This post was written by Rylee McDonald, guest blogger and frontman of the excellent prog band Advent Horizon.
For long-time fans of Swedish prog metal band, Pain of Salvation, word of a new release has been welcome news indeed. Their last proper album hit record store shelves in 2011. The past 5 years has seen little action from the band, aside from a couple of minor tours and an under-hyped acoustic release. During this time fans have no doubt spent many a sleepless night trying to imagine what a future without Pain of Salvation might look like. Well, I am writing today to bring good news. Fans can now rest peacefully with the knowledge that not only are our Swedish friends once again prepared to release new music, but that this new release was EASILY worth the 5 year wait. Please welcome into the world of In the Passing Light of Day (hereafter referred to as ITPLOD).
This is truly an album that stands out and demands to be played over and over. And over. . And over. Fans who have been asking Pain of Salvation to return to their roots will be very pleased. Interestingly though, fans of the Road Salt albums will also be very pleased. ITPLOD has accomplished the difficult task of bringing the best of both worlds.
Though their music has spanned countless genres – each new album presenting a unique tone, and production style- there are several signature traits that seem to exist in every Pain of Salvation release. ITPLOD is no exception to this rule: Daniel Gildenlows fabled speech-singing. Intensely emotional passages that leave you on the verge of tears, followed immediately by angry onslaughts of headbang-able metal shredding over polyrhythmic drums that seem to bend time to their own will. Lyrical themes focused on the struggles of love and loss. All of these will be familiar to anyone who’s listened to any previous Pain of Salvation release. The band, however, has done a very good job of pushing themselves into new territory on this album.
The addition of Icelandic singer Ragnar Zolberg after the release of Road Salt 2 brought a new signature voice to the band. Ragnar’s vocals have become a crowd favorite at recent Pain of Salvation shows. The band answered their fans enthusiasm by featuring Ragnar at several points in the album. The two voices blend very well together, and add a welcome new flavor to the music.
The production on ITPLOD blends the vintage grit of the Road Salt albums with the darker, heavier tones of Scarsick and The Perfect Element. The lyrics seem to hint at this being a continuation of the Remedy Lane story (Gildenlow hasn’t said anything official though, so you’ll have to decide for yourself).
There are far too many positive aspects of this album to point them all out, but I’d like to mention a few specifics:
The opening track “On a Tuesday” is nothing short of a Prog Rock masterpiece. This is a song that will take you several listens to really wrap your head around. Rhythmically, it’s one of their most impressive feats to date. Over the top of what can only be described as polyrhythmic insanity, they somehow manage to fit a chorus melody so catchy you’ll be waking up for weeks singing it (trust me). The song takes many twists and turns, making heavy use of the band’s dynamic talent before finally ending on a heavy 4/4 jam that builds in intensity till you can’t help but headbang along.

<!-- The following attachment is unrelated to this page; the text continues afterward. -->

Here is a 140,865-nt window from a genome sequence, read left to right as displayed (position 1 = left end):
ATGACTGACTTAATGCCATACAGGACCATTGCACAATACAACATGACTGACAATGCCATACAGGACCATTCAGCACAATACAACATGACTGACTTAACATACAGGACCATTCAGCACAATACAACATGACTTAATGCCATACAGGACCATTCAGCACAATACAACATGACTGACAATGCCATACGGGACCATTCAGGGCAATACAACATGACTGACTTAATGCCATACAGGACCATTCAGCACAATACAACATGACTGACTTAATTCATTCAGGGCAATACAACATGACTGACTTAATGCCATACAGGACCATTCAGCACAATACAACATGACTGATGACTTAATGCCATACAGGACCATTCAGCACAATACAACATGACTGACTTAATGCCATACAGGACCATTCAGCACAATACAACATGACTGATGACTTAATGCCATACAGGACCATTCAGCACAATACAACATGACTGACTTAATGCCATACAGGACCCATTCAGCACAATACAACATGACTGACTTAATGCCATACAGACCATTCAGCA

The song “Meaningless”, while one of the more tame tracks on the record (technically speaking), is one of my personal favorites. The atmosphere feels reminiscent of parts of The Perfect Element. Also Ragnar’s vocals on the chorus are simply stunning.
“Full Throttle Tribe” is another personal favorite. I highly recommend listening to this song several times in a row, and focusing on a different instrument each time.
“Reasons” feels the most like a throwback to their early albums. Bouncing back and forth between a riff that would give the heaviest parts of Remedy Lane a run for their money, a groovy syncopated chorus, and an intense almost djent breakdown section, this song is going to feel like Christmas morning to many old time Pain Of Salvation fans.
The final track – also the title track of the album – creates a quiet, pensive atmosphere with very personal lyrics that’ll make you stop what you’re doing and reflect on earlier and better days. Daniel’s voice will carry you through several verses, telling a story of a lifetime passed by, and love long lost. Just when you begin to wonder why they chose to end the album with a ballad – the tempo picks up (note the “Ending Theme” chant in the background here). I don’t want to give away too much, but suffice it to say that this ending track plays alongside the most well written tracks Pain Of Salvation has released.
Over the years, I have come to expect nothing short of excellence from this band. With each new record, I worry that they won’t be able to clear the bar they set for themselves with the last album. But inevitably, after hearing their new material, I kick myself for ever doubting the mighty Pain of Salvation. This album has taken the band to a whole new level in my mind. I sincerely hope you’ll give it the attention that it deserves.